In This Imperfect Season, Loss Makes Perfect Sense
Martin Fennelly, The Tampa Tribune, published 21 December 2003

Was it even a surprise? It was just another bad ending. Just another reason to think San Diego was a dream. There will be no playoffs. By Saturday, it made perfect sense that the Bucs would end their incredibly imperfect title defense by losing to the 3-11 Atlanta Falcons.

It made perfect sense that they loped in with the lack of urgency that has haunted them week after week. It made sense that they roared back, 21 points worth, all heart before a half-filled home stadium. Who was watching? It made sense that they fell short. Another Brad Johnson pass batted down, a tying 2-pointer by the boards, the comeback spoiled. It made perfect sense this season.

So did this: Down the hall from Jon Gruden and the losing locker room, Rich McKay stood in front of an Atlanta Falcons banner. His new team had ended his old team's playoff chances. Perfect sense. McKay nodded to Warren Sapp as Sapp left the building, maybe for good. What a day. The only thing missing was Keyshawn hopping by on a pogo stick. ``It's been novel material,'' Ronde Barber said.

Slam the book shut. It wins all tiebreakers. Why should it surprise anyone that the Bucs stood with slouched shoulders as Atlanta laughed its way to a 30-7 lead? These are the same guys who had to fall to 4-6 before they realized, hey, this is serious. By then it was too late. It was like that Saturday. ``We just ran out of time,'' Ken Dilger said.

You always do when you wait around before deciding to play. The Bucs lost focus early and lost focus late. All season. They either fell behind or fell short. When games came down to crunch time, the champs got crunched. No focus, pure and simple. That's players. That's coaching. They weren't accountable enough, responsible enough, motivated enough, and it cost them.

Eight losses later, it still hasn't completely sunk in. Gruden, who set the tone, couldn't shake the notion that his team had been so very close. He pointed to all the tight games the Bucs lost, which only served to remind us of all the tight ones they won last season. The Bucs never knew which end of this season was up. They never had it in their grasp. How do you explain how they came out against Atlanta for their final home game? I don't care if the Falcons have Michael Vick, though the team's new general manager does.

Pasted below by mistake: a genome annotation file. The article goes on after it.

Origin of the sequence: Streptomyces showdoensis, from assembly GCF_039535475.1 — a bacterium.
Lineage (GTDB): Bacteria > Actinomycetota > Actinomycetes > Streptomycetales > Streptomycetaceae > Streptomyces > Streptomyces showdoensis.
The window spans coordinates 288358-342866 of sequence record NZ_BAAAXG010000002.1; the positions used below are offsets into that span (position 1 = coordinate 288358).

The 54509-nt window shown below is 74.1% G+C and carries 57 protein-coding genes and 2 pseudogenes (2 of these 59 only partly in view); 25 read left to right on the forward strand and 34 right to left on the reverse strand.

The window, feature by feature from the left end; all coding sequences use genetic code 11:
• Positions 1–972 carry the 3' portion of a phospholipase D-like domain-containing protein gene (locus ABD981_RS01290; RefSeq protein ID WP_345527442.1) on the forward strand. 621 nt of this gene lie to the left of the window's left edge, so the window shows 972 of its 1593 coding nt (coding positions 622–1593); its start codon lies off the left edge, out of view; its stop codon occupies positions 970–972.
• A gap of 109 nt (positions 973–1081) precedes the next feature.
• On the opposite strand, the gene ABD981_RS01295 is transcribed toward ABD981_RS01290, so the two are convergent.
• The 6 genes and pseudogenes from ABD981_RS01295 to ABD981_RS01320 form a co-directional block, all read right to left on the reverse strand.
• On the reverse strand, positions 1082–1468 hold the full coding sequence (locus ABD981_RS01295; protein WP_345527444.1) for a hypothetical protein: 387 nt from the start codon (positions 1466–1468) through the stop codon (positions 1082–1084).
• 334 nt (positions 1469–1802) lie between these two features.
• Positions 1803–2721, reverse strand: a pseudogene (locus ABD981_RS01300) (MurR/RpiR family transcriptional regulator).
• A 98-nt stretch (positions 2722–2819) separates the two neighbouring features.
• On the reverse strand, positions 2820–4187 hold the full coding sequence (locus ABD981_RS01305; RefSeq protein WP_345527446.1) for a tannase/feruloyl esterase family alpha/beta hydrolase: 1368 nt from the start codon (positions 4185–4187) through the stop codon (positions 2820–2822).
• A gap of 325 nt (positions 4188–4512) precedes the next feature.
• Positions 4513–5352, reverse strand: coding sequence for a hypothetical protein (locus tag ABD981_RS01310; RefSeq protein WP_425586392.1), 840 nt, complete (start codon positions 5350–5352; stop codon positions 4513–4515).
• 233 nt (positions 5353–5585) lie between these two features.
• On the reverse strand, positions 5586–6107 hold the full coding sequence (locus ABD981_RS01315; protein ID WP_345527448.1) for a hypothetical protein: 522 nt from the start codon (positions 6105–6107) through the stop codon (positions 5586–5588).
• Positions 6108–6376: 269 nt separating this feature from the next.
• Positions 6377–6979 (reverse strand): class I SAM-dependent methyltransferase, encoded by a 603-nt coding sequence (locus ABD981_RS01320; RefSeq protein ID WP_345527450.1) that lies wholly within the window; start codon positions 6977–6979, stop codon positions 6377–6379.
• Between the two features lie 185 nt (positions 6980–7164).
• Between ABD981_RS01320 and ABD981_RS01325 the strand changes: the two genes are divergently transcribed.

The Bucs stumbled around. Brad Johnson, who has been hemorrhaging knuckleballs down the stretch, threw four interceptions in one half that added up to 24 Falcons points. Then there was Vick. One play he made said the future lies with Atlanta. Vick and runner T.J. Duckett smacked into each other on a fourth-and-one handoff. Vick yanked the ball away and took off. Derrick Brooks lunged for him. Barber did the same. Vick made a first down with Bucs on the grass. The moment brimmed with symbolism.

So did the Bucs' failed comeback. It took them 50 minutes to realize the Falcons had no defense. They came fast and furious and with pride. That same Brad Johnson threw three touchdowns in 11 minutes, the last to Jameel Cook with seconds remaining. But destiny hopped off this club a while back. Bothered by all the distractions, I suppose. Or just sick of excuses. Some Bucs talked about how Keenan McCardell was held on the conversion try. True. But no one mentioned the Falcon who came up the middle to bat down Johnson's pass.

Now reality can't be excused away. The denial which doomed this season has been mathematically eliminated. This season made perfect sense. So did this: The Bucs championship season DVD went on sale to the public Thursday. Figures. Too little, too late. It still makes a great holiday gift. Give one to the Bucs. They'd see a team with a fire in its belly. They'd see a team that rose to occasions instead of shrinking from them. They'd see the champions of the world. The Bucs should watch it again and again. They could use a repeat.